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SEL3016 : Orgasms, Odalisques, Onanism: Desire and the Body at the Fin de siècle

  • Offered for Year: 2020/21
  • Module Leader(s): Dr Stacy Gillis
  • Owning School: English Lit, Language & Linguistics
  • Teaching Location: Newcastle City Campus
Semester 1 Credit Value: 20
ECTS Credits: 10.0


This module introduces students to how sexual desire was understood in the U.K. at the turn of the century (1890-1930). With the rise of popular interest in psychoanalysis, the emergence of sexology as a discipline, fears about degeneration, and the stylistic figurations that spoke (both literally and figuratively) to the frissons of desire, how was sexual desire constructed, controlled and codified at the fin-de-siècle? The module introduces and investigates theories of sexology, anthropology and psychoanalysis to read authors such as Elinor Glyn, E.M Hull, and Georgette Heyer and texts such as *The Yellow Book* and the newspaper reports of the Oscar Wilde trial. By the end of the module, students will have a sophisticated understanding of how pleasure was understood and signified at the fin de siècle. This module is assessed by a study group chapter; a portfolio outline; class participation; a portfolio (students complete two of the following: online exhibition; blog; exhibition critical introduction; research notebook).

Outline Of Syllabus

Lectures and seminars will concentrate on specific aspects of this period (including psychoanalysis, sexology, degeneration, and anthropology). The texts/authors studied on the module will vary from year to year. An indicative syllabus may include novels, short stories, journalism and criticism by Elinor Glyn, E.M. Hull, Georgette Heyer, and Bram Stoker as well as texts such as *The Yellow Book* and the newspaper reports of the Oscar Wilde trial. This second half of the module is driven largely by students' interest and there is the opportunity for students to introduce texts from the period in which they have an interest into the work of the module. There are also presentation and exhibition workshops.

Teaching Methods

Teaching Activities
Category Activity Number Length Student Hours Comment
Scheduled Learning And Teaching ActivitiesLecture51:005:00N/A
Scheduled Learning And Teaching ActivitiesSmall group teaching11:001:00N/A
Scheduled Learning And Teaching ActivitiesSmall group teaching92:0018:00N/A
Scheduled Learning And Teaching ActivitiesWorkshops52:0010:00N/A
Guided Independent StudyStudent-led group activity101:0010:00N/A
Scheduled Learning And Teaching ActivitiesDrop-in/surgery12:002:00N/A
Guided Independent StudyIndependent study1541:00154:00N/A
Teaching Rationale And Relationship

The lectures introduce students to ways of thinking about desire and the body. Seminars are used for critical analysis of the primary and secondary reading, for student presentations. Workshops are used to introduce students to archival work in Special Collections and to creating presentations. Study groups supplement the seminar work and will be based around questions set by the module convenor.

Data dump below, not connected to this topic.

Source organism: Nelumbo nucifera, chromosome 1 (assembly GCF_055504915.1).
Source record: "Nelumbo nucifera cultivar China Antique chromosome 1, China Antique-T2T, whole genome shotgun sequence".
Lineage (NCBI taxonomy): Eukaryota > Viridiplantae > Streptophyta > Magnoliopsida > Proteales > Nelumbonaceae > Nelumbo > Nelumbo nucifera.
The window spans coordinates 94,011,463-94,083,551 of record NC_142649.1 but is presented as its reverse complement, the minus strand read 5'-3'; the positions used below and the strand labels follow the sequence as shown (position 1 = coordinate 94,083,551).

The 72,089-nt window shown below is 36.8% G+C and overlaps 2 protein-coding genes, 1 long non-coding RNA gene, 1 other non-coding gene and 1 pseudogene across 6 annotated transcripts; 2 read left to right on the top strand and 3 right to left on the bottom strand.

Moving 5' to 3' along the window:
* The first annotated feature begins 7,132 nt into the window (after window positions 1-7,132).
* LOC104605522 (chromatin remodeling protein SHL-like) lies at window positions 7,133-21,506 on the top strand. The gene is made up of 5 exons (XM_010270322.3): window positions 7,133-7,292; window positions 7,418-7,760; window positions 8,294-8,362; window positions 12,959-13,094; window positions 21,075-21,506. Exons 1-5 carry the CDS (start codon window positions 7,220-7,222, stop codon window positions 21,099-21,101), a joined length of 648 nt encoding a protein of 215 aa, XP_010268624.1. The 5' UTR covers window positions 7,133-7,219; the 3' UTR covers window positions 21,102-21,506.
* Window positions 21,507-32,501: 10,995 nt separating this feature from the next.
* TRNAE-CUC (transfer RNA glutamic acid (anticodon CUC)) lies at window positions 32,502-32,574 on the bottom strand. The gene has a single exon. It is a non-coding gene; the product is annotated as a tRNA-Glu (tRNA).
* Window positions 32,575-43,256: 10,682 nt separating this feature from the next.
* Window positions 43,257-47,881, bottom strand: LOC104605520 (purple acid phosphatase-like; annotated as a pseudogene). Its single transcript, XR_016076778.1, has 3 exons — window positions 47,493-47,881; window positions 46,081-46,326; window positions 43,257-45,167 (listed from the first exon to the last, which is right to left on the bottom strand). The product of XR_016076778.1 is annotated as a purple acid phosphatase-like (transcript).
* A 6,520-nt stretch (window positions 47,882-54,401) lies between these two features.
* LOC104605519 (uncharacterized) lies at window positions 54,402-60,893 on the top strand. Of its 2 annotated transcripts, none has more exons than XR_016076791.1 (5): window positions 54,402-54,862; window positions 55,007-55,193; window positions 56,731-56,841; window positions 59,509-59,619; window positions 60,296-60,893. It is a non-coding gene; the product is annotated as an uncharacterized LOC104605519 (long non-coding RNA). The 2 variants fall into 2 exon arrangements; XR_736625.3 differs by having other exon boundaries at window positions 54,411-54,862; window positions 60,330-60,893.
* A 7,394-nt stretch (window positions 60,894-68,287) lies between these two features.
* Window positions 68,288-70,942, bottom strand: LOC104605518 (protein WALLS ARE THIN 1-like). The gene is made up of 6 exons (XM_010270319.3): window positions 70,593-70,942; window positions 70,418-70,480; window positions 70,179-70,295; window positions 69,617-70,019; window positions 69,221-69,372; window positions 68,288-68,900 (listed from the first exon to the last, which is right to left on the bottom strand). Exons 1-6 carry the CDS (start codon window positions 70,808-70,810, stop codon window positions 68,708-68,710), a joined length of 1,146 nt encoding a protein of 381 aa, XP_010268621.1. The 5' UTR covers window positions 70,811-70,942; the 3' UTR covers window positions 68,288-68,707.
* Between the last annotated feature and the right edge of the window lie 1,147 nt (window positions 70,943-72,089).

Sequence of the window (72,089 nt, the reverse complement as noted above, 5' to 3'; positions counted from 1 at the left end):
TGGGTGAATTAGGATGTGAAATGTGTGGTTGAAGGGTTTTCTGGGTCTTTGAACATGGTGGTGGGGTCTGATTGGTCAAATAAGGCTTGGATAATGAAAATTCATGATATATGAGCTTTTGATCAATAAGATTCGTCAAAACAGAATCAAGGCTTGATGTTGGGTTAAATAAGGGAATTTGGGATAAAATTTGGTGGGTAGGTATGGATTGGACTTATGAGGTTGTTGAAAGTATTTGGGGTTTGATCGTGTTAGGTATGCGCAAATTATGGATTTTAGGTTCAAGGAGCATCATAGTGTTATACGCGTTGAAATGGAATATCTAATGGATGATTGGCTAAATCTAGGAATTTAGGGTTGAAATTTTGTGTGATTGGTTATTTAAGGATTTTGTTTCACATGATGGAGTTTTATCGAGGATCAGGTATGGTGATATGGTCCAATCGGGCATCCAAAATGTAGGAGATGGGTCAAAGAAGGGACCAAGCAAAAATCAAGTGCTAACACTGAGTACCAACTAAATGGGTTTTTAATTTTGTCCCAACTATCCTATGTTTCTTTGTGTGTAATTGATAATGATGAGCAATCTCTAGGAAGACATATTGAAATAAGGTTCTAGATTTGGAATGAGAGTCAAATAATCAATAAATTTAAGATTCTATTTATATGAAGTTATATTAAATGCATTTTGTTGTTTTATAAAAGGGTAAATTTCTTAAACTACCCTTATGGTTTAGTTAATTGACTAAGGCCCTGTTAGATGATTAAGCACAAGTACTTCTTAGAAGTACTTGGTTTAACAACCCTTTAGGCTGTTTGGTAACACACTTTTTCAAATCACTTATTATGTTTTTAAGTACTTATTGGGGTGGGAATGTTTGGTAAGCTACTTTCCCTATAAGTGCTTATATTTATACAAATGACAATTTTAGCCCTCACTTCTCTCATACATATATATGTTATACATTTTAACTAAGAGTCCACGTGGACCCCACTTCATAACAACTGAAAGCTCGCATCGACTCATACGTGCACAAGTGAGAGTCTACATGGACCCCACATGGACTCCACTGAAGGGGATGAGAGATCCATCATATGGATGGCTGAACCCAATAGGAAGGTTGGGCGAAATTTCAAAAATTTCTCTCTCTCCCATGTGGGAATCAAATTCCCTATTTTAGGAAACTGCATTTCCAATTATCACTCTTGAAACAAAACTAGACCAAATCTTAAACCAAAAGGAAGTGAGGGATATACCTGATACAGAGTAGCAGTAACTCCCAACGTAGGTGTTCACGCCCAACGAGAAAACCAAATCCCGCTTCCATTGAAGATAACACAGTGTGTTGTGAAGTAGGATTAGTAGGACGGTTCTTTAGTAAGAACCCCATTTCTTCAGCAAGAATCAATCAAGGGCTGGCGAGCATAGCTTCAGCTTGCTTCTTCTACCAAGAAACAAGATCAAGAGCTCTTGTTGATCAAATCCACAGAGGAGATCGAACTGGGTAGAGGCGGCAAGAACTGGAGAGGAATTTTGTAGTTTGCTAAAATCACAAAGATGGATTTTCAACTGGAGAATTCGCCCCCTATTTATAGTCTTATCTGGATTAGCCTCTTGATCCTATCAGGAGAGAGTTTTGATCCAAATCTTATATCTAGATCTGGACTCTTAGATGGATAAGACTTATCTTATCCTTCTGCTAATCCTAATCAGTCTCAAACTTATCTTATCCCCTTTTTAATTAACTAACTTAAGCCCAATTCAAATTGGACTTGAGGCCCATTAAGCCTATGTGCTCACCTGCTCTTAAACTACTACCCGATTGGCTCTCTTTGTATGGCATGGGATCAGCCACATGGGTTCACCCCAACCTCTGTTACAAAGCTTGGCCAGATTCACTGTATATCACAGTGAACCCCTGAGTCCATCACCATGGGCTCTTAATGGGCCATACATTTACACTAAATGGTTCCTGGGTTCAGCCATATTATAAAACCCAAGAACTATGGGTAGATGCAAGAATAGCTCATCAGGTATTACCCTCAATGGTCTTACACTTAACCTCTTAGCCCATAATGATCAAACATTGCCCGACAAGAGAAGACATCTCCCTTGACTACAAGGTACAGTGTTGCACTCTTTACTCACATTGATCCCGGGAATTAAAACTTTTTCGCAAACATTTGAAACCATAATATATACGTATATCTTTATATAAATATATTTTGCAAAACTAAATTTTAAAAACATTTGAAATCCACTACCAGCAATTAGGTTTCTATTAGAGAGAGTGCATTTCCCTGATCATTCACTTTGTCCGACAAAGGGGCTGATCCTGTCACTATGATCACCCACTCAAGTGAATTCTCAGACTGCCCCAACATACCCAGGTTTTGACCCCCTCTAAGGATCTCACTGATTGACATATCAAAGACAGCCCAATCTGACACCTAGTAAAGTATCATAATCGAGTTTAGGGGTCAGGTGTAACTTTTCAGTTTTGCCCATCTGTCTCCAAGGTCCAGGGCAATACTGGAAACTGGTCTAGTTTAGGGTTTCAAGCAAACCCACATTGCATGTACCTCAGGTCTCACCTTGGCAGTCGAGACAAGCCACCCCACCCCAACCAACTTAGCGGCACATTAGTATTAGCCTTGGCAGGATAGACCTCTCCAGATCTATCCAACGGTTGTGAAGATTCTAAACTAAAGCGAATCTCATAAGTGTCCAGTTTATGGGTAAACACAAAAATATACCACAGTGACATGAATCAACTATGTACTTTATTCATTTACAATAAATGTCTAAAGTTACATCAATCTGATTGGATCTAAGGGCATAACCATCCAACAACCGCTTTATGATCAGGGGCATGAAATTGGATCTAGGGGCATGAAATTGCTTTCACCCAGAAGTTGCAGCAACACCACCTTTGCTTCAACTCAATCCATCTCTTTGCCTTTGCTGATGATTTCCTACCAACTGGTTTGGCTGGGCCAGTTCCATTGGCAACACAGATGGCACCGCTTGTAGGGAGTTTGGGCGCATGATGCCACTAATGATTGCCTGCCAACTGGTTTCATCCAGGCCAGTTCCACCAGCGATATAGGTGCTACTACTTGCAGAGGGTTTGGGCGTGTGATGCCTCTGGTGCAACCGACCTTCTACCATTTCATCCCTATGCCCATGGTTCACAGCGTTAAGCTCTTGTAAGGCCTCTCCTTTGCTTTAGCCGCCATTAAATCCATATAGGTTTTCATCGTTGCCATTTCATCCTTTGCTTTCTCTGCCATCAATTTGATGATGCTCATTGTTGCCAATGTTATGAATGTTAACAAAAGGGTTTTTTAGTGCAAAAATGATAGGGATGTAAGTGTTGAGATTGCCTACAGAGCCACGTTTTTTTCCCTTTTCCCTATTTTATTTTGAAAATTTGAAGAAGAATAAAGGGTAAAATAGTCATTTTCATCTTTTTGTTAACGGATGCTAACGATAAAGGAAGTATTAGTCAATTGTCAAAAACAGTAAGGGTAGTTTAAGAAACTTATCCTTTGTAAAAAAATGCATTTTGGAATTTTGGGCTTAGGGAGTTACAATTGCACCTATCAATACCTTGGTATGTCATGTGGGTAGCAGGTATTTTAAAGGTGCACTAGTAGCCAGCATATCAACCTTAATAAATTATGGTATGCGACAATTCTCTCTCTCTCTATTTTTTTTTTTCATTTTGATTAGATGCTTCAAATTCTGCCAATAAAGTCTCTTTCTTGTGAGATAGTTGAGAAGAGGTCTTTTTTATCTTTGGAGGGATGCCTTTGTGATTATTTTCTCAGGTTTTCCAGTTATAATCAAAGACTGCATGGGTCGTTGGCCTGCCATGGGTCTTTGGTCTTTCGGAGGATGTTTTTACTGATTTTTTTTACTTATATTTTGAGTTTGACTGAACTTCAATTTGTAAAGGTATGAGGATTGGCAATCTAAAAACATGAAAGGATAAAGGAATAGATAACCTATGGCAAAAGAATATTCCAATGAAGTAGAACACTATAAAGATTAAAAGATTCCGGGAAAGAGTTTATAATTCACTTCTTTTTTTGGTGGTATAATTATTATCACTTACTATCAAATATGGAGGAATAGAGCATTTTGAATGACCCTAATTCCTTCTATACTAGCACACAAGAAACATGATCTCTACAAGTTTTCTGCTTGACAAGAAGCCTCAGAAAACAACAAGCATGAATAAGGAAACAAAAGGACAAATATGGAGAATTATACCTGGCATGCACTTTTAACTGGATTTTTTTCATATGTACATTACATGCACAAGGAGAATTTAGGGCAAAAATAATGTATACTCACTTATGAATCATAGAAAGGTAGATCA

Assessment Methods

The format of resits will be determined by the Board of Examiners

Other Assessment
Description Semester When Set Percentage Comment
Written exercise1M15Study Group Chapter (approx 600 words)
Report1M10Portfolio Outline (approx 400 words)
Prof skill assessmnt1A5Class Participation
Portfolio1A70Consists of 2 (out of a choice of 4) assignments: online exhibition; blog; exhibition critical introduction; research notebook.
Formative Assessments
Description Semester When Set Comment
Aural Examination1MN/A
Computer assessment1MN/A
Assessment Rationale And Relationship

*Summative Assessment*
A) Written Exercise: Each study group will collectively write a chapter of a novel or a short story, requiring them to think about the impact of tone, structure, plot and character.
B) Report One: Each student submits an outline of the contents of the portfolio.
C) Professional Skill Assessment: Each student is assessed on seminar participation.
D) Portfolio: Each Students Essay: The portfolio consists of TWO (out of a choice of FOUR) assignments, each of which demonstrates a critical engagement with secondary reading, critical analysis and research and writing skills. (ca. 3000 words although there is some variability depending on what two components have been chosen).

*Formative Assessment*
A) Oral Presentation: Study groups will reflect critically upon their work for the module in a group presentation.
B) Computer Assessment: Each student will post regularly on the discussion forum in order to explore concepts and texts across the seminar groups.

All the assessment models require the students to demonstrate a facility with the intended learning outcomes.
Study abroad international students will complete all of the assessment but may submit the essay electronically if s/he has returned home.

Reading Lists